• , title= It's a gas , passage=One of the hidden glories of Victorian engineering is proper drains. Isolating a city’s effluent and shipping it away in underground sewers has probably saved more lives than any medical procedure except vaccination.}}
  • (senseid)
  • * {{quote-magazine, date=2013-06-29, volume=407, issue=8842, page=72-3, magazine=(The Economist)
  • , title= A punch in the gut , passage=Mostly, the microbiome is beneficial. It helps with digestion and enables people to extract a lot more calories from their food than would otherwise be possible. Research over the past few years, however, has implicated it in diseases from atherosclerosis to asthma to autism.}}

    Adverb

    (-)
  • To a greater degree or extent.
  • * {{quote-magazine, date=2013-07-19, author= Ian Sample
  • , volume=189, issue=6, page=34, magazine=(The Guardian Weekly) , title= Irregular bedtimes may affect children's brains , passage=Irregular bedtimes may disrupt healthy brain development in young children, according to a study of intelligence and sleeping habits.  ¶ Going to bed at a different time each night affected girls more than boys, but both fared worse on mental tasks than children who had a set bedtime, researchers found.}}
  • * , Bk.XV, Ch.II:
  • Than was there pees betwyxte thys erle and thys Aguaurs, and grete surete that the erle sholde never warre agaynste hym more .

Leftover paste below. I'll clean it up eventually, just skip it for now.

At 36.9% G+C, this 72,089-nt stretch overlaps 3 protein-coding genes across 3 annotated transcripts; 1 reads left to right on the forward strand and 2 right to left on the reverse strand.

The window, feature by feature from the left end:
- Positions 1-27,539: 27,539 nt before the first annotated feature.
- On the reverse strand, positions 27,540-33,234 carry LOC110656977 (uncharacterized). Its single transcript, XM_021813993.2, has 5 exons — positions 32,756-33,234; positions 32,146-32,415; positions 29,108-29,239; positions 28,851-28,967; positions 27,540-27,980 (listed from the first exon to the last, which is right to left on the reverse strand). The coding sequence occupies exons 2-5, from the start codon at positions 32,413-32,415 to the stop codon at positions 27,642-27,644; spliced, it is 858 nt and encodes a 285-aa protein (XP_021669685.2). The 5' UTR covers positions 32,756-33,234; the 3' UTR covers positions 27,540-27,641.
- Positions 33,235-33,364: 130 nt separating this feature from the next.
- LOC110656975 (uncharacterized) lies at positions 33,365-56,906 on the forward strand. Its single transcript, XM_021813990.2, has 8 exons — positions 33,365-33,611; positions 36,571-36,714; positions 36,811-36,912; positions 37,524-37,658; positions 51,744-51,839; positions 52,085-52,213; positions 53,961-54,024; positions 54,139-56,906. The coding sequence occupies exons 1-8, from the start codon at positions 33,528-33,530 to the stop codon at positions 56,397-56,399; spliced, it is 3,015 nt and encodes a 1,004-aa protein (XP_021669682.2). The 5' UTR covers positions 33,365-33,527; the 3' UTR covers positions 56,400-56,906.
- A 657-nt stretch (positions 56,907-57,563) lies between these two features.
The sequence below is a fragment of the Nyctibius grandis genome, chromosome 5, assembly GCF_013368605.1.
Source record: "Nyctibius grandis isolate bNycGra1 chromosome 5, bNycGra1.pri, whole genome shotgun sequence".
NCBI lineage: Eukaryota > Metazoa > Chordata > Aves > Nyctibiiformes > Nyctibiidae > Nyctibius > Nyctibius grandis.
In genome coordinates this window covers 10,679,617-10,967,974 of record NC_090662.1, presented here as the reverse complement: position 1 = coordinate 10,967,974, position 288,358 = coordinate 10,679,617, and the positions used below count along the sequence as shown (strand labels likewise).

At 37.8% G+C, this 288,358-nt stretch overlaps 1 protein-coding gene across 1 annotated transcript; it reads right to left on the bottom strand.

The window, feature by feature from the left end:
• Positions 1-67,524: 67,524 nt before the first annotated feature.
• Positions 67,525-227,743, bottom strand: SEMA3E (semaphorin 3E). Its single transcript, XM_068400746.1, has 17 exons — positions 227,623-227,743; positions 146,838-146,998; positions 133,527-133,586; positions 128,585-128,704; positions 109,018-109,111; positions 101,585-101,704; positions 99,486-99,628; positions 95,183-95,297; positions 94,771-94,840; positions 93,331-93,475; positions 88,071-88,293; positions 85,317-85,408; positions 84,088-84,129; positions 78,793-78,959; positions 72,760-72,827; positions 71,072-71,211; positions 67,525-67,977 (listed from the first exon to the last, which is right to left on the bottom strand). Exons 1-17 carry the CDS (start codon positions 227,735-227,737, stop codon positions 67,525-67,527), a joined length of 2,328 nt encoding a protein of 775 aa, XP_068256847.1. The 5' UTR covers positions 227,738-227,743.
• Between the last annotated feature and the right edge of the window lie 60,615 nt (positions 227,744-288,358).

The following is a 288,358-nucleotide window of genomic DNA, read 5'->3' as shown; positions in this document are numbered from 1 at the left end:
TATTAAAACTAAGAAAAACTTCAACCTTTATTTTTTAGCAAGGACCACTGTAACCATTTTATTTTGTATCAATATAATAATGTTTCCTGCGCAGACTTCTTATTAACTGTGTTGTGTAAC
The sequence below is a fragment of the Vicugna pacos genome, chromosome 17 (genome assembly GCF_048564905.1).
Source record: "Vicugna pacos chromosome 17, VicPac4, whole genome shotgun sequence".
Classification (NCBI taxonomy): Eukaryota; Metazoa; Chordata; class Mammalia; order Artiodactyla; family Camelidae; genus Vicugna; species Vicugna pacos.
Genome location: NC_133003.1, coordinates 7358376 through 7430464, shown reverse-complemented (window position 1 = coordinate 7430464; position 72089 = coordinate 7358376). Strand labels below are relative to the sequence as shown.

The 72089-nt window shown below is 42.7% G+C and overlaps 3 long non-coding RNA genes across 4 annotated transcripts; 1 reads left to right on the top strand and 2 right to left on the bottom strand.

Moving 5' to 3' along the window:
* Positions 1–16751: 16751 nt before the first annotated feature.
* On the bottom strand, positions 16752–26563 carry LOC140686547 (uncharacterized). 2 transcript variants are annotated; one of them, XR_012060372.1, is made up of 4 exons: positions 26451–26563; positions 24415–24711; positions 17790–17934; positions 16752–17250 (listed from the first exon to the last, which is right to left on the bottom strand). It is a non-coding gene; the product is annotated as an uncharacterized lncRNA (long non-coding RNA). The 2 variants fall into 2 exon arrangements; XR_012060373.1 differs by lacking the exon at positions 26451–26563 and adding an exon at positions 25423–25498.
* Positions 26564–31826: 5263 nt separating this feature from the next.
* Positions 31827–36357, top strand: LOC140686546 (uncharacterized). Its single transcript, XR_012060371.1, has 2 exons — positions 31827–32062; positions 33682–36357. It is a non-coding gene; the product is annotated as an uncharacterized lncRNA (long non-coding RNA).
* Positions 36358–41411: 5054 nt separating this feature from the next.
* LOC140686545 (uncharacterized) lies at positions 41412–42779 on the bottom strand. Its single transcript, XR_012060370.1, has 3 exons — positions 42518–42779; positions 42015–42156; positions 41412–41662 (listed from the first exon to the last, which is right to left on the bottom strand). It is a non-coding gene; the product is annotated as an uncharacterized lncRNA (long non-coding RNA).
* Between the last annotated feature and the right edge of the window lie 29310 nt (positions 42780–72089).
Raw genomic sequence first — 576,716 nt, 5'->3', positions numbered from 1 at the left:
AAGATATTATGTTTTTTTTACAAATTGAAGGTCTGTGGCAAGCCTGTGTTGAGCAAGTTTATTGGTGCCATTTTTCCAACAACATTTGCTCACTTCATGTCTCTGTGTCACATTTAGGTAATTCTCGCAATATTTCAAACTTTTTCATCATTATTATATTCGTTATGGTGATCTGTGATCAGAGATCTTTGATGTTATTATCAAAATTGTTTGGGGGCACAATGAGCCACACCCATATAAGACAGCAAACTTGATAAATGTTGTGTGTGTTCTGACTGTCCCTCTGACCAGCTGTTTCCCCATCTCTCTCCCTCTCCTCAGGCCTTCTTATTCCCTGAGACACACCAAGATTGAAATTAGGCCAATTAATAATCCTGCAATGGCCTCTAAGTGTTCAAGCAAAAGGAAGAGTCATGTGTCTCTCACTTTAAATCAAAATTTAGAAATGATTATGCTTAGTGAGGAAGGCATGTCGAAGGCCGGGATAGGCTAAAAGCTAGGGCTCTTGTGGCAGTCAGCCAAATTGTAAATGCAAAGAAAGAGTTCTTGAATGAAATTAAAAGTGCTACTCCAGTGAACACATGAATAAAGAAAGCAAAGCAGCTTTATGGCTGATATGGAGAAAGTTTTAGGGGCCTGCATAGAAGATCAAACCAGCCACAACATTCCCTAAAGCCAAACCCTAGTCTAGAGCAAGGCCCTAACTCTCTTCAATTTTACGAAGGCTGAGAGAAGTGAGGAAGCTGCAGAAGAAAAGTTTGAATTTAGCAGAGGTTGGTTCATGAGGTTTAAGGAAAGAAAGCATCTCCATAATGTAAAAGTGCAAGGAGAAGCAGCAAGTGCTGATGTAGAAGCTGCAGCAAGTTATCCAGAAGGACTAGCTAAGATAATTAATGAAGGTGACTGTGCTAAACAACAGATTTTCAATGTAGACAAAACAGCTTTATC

• (senseid) Used alone to form the comparative form of adjectives and adverbs.
  • *
  • , title=(The Celebrity), chapter=5 , passage=Then we relapsed into a discomfited silence, and wished we were anywhere else. But Miss Thorn relieved the situation by laughing aloud, and with such a hearty enjoyment that instead of getting angry and more mortified we began to laugh ourselves, and instantly felt better.}}
  • * {{quote-magazine, year=2013, month=July-August, author=(Henry Petroski)
  • , title= Geothermal Energy , volume=101, issue=4, magazine=(American Scientist) , passage=Ancient nomads, wishing to ward off the evening chill and enjoy a meal around a campfire, had to collect wood and then spend time and effort coaxing the heat of friction out from between sticks to kindle a flame. With more settled people, animals were harnessed to capstans or caged in treadmills to turn grist into meal.}}
  • Derived terms
    * more or less * more so * less is more

    See also

    * most

    Etymology 2

    From (etyl) more, ). More at (l).

    Noun

    (en noun)
  • (obsolete) a carrot; a parsnip.
  • (dialectal) a root; stock.
  • A plant.
  • Etymology 3

    From (etyl) moren, from the noun. See above.

    Verb

    (mor)
  • To root up.
  • Statistics

    *